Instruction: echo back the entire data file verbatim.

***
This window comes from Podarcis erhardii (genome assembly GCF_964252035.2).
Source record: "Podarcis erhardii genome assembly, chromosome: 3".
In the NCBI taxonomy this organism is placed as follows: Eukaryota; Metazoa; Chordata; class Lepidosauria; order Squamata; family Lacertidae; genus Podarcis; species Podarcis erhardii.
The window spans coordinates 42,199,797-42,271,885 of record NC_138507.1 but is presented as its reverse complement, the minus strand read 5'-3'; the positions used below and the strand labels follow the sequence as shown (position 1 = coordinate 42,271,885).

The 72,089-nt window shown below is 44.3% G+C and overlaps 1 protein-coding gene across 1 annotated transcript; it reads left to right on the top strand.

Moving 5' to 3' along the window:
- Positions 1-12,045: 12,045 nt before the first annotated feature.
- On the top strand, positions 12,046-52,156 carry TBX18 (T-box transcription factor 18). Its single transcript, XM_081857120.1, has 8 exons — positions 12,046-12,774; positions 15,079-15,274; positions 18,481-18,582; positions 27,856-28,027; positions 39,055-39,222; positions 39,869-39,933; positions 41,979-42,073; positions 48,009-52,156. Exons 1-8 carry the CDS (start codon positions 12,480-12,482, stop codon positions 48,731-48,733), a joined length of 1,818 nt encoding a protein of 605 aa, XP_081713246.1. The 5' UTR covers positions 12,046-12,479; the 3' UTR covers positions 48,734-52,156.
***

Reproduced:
This window comes from Podarcis erhardii (genome assembly GCF_964252035.2).
Source record: "Podarcis erhardii genome assembly, chromosome: 3".
In the NCBI taxonomy this organism is placed as follows: Eukaryota; Metazoa; Chordata; class Lepidosauria; order Squamata; family Lacertidae; genus Podarcis; species Podarcis erhardii.
The window spans coordinates 42,199,797-42,271,885 of record NC_138507.1 but is presented as its reverse complement, the minus strand read 5'-3'; the positions used below and the strand labels follow the sequence as shown (position 1 = coordinate 42,271,885).

The 72,089-nt window shown below is 44.3% G+C and overlaps 1 protein-coding gene across 1 annotated transcript; it reads left to right on the top strand.

Moving 5' to 3' along the window:
- Positions 1-12,045: 12,045 nt before the first annotated feature.
- On the top strand, positions 12,046-52,156 carry TBX18 (T-box transcription factor 18). Its single transcript, XM_081857120.1, has 8 exons — positions 12,046-12,774; positions 15,079-15,274; positions 18,481-18,582; positions 27,856-28,027; positions 39,055-39,222; positions 39,869-39,933; positions 41,979-42,073; positions 48,009-52,156. Exons 1-8 carry the CDS (start codon positions 12,480-12,482, stop codon positions 48,731-48,733), a joined length of 1,818 nt encoding a protein of 605 aa, XP_081713246.1. The 5' UTR covers positions 12,046-12,479; the 3' UTR covers positions 48,734-52,156.